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Open Access Dissertation
Doctor of Philosophy (PhD)
Electrical and Computer Engineering
Year Degree Awarded
Month Degree Awarded
Electrical and Computer Engineering | Electrical and Electronics | Other Electrical and Computer Engineering
Ultra-wideband (UWB) electronically scanned arrays (ESA) with high efficiency, excellent polarization agility, and wide-scan matching remain essential for servicing multifunctional RF front-ends and other communications, sensing, and jamming or countermeasure systems. To this day, the most popular antenna array element in modern UWB-ESA systems is the Vivaldi, or flared notch, due to its superior wide-scan wide impedance bandwidth, well-known design guidelines, and practical embodiment versatility. Despite their popularity, these arrays tend to radiate unacceptably high cross-polarization levels, thus encouraging a great research opportunity.
This dissertation presents the theory and design of a new class of UWB-ESAs, termed Sliced Notch Antenna (SNA) arrays, that remedy the high cross-polarization problems in Vivaldi arrays while maintaining their desirable impedance performance. The critical enabling insight of this work lays in revealing the nature of polarization purity or cross-polarization ratio (CPR) degradation in Vivaldi arrays to arise from a highly imbalanced ratio of longitudinal and transverse currents within the element. This work introduces a novel design strategy that intrinsically balances these currents over a UWB operating band, achieving decade-order (10:1) bandwidths and low cross-polarization. Moreover, the design approach is simple, intuitive, and can be implemented in a manner that does not inflate cost expenditures. In fact, the proposed topology can facilitate significantly reduced costs and manufacturing times in Vivaldi arrays by permitting electrically disconnected elements over a large portion of the original Vivaldi fin. Following the presentation of the theoretical and operational principles, a few infinite SNA array design implementations are proposed that achieve decade-order bandwidths and low cross-polarization (e.g. active VSWR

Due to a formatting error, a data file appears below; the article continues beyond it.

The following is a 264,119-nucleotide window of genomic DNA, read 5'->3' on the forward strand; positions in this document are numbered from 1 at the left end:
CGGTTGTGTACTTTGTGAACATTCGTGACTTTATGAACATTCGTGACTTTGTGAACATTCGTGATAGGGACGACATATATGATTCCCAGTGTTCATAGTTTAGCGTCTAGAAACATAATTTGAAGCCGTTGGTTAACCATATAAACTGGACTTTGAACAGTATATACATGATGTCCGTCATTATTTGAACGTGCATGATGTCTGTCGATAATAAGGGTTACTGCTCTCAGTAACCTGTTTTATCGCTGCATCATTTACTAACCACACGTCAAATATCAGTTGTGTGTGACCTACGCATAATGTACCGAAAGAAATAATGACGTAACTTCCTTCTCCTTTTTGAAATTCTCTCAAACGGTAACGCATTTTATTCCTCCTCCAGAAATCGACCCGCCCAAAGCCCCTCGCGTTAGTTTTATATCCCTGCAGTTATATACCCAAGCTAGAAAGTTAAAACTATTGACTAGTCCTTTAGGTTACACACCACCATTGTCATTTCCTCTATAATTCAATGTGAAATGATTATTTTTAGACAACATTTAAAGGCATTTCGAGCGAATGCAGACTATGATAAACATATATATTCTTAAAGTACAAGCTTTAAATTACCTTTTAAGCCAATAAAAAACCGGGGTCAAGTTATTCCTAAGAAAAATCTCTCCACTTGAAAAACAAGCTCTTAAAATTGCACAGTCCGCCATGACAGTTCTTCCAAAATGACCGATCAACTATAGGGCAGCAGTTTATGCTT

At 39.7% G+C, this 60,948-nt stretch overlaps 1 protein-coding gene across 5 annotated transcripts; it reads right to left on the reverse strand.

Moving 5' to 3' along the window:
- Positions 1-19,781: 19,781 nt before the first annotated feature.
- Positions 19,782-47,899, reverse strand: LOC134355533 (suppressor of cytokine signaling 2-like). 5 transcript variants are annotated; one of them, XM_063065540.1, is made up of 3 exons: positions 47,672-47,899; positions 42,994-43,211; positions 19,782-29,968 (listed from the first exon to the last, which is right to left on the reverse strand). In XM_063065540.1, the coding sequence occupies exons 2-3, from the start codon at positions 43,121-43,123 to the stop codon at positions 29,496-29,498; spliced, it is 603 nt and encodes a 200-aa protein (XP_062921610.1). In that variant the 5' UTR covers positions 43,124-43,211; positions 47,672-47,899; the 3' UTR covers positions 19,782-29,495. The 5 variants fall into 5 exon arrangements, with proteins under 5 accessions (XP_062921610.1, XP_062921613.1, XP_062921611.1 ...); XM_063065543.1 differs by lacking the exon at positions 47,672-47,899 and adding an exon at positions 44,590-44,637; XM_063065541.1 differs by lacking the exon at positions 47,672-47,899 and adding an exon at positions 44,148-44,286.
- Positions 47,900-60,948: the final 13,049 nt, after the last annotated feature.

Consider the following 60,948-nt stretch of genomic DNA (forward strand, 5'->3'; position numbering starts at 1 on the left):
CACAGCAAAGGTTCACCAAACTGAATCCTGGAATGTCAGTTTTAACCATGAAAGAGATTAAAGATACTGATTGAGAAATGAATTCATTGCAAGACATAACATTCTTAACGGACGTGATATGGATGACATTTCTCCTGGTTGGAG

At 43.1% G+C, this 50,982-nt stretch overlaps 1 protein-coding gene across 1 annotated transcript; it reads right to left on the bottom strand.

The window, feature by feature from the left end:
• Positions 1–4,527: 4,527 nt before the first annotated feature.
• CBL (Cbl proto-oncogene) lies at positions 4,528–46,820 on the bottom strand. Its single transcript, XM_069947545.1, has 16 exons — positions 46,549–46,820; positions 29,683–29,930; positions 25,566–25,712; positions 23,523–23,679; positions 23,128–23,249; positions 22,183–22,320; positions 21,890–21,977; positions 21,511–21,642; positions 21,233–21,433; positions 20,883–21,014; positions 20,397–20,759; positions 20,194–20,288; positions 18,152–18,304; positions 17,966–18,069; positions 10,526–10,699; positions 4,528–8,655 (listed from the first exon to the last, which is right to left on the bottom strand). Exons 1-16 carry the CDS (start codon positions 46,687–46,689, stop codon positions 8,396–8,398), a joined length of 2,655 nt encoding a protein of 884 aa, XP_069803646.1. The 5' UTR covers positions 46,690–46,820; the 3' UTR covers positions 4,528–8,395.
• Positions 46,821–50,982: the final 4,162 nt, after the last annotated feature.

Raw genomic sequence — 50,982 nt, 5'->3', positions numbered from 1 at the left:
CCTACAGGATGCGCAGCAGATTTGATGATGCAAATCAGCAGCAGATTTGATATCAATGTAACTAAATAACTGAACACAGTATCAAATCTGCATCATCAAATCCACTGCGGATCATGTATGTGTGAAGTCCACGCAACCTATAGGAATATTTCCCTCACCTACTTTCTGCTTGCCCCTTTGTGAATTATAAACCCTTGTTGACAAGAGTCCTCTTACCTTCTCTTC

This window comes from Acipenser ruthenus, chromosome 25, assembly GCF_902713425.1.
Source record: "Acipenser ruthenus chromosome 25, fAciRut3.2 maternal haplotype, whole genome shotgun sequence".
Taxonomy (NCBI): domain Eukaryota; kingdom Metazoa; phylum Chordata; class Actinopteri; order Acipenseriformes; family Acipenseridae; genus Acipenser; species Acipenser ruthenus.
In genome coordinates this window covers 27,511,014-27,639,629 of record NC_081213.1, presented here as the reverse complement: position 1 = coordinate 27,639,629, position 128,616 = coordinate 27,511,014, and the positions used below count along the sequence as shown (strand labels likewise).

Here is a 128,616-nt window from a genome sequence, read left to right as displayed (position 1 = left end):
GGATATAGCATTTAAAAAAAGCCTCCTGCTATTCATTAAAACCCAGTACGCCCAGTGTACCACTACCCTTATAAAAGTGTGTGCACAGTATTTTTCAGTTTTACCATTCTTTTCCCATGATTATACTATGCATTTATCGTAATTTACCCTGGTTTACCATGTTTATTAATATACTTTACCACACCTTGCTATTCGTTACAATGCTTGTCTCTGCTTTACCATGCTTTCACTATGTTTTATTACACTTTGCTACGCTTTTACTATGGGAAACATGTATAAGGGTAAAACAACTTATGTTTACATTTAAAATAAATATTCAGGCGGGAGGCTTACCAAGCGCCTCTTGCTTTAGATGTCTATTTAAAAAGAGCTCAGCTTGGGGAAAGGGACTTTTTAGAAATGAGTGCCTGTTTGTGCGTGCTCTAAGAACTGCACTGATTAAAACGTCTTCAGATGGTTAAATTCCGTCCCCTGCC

A single-polarized 19×19 SNA array and its Vivaldi counterpart are designed, fabricated, assembled, and measured to comparatively demonstrate similar wideband impedance behavior over a 1.2-12 GHz (10:1) operating range that covers near the entirety of four popular RF bands (L, S, C, and X); center embedded element impedance measurements show good agreement with finite array simulations out to θ=60° scans. The SNA array embedded element pattern offers better than 15 dB cross-polarization level improvements over the Vivaldi array out to wide angles in the D-plane. Active finite array scan simulations suggest both arrays closely track the directivity in the principal planes (e.g. less than 0.5 dB co-polarized gain drop at broadside), while the SNA array offers up to 25 dB improvements in co-polarized gain for non-principal plane scans in and around the D-plane with approximately 15 dB improvement on average over the Vivaldi array in the mid-band and high-band.
Logan, John, "Low Cross-Polarization Vivaldi Arrays" (2016). Doctoral Dissertations. 752.